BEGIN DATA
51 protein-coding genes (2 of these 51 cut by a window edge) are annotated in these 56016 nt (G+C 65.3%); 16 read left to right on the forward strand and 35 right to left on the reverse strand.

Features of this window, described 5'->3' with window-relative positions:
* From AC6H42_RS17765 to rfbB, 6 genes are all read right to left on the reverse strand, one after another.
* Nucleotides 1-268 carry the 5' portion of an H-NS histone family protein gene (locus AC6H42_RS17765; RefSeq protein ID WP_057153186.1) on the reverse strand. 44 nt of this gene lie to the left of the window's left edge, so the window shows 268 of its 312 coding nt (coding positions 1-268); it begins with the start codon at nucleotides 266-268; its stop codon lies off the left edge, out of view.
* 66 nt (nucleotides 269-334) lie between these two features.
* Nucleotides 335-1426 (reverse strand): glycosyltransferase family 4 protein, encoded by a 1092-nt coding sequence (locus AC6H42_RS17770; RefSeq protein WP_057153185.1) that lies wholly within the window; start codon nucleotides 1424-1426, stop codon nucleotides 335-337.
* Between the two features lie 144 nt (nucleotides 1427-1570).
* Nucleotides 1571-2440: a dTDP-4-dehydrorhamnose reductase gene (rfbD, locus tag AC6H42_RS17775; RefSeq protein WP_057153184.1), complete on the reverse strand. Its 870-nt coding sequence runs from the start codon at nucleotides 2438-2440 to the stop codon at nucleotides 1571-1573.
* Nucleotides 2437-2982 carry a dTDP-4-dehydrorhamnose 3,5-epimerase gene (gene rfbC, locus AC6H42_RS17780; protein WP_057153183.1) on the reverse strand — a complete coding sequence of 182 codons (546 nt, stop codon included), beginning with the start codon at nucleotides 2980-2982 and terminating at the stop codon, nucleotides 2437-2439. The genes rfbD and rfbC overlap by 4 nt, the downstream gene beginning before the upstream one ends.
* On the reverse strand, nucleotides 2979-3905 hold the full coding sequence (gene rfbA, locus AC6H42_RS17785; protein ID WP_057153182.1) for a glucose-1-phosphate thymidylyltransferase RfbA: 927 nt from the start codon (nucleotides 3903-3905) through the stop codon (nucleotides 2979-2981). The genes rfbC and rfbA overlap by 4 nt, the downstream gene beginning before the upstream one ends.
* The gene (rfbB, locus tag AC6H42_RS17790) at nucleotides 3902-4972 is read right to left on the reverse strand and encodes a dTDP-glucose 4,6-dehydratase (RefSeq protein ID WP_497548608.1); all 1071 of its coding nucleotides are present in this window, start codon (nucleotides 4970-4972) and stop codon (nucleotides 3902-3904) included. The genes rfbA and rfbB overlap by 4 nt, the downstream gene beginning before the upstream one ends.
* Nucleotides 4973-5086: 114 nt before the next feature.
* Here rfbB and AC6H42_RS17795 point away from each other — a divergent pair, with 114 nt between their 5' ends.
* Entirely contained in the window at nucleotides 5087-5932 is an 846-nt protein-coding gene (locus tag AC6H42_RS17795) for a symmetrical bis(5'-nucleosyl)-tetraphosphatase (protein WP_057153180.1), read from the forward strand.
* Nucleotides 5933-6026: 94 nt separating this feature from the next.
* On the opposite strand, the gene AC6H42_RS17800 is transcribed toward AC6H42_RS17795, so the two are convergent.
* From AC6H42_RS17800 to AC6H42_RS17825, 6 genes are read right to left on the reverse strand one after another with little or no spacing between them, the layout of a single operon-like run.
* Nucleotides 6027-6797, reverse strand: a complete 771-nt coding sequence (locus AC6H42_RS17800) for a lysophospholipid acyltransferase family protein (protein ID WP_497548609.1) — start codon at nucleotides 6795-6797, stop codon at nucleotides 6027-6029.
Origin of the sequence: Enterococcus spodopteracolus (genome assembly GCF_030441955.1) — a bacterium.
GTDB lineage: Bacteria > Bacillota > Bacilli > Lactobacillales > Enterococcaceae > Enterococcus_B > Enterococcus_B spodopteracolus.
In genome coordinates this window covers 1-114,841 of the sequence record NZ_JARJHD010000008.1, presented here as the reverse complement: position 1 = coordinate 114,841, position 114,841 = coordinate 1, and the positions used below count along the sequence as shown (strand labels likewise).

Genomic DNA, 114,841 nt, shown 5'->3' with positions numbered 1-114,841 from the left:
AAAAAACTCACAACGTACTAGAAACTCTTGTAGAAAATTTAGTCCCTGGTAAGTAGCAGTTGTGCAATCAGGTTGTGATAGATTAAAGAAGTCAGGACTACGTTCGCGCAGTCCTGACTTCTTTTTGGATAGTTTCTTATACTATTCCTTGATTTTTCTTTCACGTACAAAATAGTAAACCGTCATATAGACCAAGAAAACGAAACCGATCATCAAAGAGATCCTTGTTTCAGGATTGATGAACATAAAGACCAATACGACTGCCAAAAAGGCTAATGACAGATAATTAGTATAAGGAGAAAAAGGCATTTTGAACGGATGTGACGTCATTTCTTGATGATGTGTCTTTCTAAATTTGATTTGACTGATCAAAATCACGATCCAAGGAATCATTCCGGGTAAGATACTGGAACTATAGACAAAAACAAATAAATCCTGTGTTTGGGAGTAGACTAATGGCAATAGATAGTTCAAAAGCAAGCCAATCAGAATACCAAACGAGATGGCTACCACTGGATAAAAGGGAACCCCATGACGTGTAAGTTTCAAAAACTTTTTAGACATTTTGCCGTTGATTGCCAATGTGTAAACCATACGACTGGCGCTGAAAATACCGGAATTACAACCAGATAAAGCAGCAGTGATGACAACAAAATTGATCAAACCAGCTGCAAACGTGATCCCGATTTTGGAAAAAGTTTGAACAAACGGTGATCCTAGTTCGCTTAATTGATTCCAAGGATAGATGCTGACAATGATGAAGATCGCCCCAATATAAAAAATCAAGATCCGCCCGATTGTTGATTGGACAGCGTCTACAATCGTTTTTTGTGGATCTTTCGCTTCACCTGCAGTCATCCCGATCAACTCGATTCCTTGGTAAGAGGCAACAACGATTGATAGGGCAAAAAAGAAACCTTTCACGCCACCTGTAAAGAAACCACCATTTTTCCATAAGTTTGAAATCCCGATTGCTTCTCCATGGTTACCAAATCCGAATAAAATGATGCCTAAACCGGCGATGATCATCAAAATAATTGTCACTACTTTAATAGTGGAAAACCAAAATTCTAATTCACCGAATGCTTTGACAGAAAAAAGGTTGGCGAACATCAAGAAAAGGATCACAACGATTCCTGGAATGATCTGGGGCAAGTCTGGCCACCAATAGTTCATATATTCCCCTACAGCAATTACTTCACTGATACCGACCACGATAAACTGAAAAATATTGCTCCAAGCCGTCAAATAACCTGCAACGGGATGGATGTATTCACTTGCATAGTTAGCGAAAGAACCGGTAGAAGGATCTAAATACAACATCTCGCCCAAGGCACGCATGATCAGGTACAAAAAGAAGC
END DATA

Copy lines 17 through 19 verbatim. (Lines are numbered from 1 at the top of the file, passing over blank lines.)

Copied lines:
* From AC6H42_RS17800 to AC6H42_RS17825, 6 genes are read right to left on the reverse strand one after another with little or no spacing between them, the layout of a single operon-like run.
* Nucleotides 6027-6797, reverse strand: a complete 771-nt coding sequence (locus AC6H42_RS17800) for a lysophospholipid acyltransferase family protein (protein ID WP_497548609.1) — start codon at nucleotides 6795-6797, stop codon at nucleotides 6027-6029.
Origin of the sequence: Enterococcus spodopteracolus (genome assembly GCF_030441955.1) — a bacterium.